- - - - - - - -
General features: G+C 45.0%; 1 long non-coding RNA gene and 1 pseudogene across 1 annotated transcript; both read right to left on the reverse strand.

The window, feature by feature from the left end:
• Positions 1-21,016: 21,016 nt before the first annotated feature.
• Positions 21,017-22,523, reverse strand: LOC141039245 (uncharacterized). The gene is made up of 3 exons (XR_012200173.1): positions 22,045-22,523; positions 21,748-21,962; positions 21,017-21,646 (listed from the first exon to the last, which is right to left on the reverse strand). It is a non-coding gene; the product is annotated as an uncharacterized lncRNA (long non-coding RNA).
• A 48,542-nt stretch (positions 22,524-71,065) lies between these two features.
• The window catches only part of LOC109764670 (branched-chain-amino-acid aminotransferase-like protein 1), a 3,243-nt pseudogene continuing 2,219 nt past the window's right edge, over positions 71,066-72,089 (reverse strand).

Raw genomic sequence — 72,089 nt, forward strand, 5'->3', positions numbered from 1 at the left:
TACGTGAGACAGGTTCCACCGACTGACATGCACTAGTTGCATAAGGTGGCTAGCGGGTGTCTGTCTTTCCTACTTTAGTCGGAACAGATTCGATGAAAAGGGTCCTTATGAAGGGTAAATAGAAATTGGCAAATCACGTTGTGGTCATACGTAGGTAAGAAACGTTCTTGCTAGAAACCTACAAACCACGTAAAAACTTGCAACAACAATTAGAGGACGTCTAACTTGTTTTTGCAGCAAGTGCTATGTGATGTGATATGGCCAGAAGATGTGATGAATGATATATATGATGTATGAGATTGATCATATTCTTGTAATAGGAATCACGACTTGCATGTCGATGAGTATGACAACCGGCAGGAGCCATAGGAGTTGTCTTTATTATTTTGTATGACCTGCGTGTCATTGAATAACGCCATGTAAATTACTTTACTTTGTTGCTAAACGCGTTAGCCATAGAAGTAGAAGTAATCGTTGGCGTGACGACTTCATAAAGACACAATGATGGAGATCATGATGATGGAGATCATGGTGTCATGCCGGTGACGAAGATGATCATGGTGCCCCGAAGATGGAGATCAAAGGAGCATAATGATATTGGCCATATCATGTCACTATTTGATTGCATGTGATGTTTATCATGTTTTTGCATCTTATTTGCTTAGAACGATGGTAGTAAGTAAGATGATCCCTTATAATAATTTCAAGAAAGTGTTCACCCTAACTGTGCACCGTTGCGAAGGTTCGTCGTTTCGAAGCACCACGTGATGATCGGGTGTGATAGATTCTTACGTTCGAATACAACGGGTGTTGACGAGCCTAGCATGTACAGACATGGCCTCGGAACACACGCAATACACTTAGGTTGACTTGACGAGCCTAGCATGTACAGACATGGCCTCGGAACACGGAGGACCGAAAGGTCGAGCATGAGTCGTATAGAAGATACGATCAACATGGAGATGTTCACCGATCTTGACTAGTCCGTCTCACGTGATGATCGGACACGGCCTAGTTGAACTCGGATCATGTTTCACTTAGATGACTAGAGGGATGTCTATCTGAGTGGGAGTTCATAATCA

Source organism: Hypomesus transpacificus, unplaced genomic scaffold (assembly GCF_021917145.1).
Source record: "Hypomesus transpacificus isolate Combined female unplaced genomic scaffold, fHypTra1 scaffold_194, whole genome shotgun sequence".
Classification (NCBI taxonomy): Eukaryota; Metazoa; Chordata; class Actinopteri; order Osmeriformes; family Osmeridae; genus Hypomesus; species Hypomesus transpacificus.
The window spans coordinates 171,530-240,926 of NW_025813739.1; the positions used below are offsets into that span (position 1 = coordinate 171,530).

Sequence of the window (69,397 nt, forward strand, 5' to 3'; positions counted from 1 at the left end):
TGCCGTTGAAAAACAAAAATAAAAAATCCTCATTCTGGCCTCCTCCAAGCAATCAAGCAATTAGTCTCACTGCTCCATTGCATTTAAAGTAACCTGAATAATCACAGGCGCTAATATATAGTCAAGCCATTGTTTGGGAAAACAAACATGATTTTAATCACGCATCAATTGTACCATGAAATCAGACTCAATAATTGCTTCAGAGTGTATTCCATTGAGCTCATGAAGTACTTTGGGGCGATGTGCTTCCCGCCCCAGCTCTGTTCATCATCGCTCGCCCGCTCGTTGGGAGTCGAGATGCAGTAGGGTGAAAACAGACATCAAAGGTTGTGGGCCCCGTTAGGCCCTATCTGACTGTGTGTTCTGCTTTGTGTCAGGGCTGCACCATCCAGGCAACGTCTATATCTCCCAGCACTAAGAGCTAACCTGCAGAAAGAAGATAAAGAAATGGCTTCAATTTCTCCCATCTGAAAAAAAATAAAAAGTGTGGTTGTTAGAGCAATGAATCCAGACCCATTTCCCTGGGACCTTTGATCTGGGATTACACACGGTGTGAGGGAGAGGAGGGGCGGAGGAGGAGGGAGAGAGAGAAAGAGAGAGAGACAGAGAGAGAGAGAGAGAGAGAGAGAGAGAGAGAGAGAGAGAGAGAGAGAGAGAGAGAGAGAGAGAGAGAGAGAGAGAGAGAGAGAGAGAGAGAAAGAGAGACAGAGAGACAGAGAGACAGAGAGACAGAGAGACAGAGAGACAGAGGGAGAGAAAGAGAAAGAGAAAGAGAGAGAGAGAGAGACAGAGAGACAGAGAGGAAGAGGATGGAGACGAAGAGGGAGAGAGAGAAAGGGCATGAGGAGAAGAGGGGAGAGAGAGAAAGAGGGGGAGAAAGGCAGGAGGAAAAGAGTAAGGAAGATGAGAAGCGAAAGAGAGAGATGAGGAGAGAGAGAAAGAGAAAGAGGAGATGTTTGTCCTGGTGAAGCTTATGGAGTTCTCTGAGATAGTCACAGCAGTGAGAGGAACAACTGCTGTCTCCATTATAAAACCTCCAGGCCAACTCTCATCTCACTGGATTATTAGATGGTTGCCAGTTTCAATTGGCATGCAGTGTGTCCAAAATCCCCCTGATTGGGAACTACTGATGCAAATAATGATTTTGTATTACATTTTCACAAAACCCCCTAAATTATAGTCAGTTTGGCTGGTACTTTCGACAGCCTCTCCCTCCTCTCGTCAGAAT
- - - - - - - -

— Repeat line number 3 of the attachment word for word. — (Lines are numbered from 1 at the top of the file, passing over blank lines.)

• Positions 1-21,016: 21,016 nt before the first annotated feature.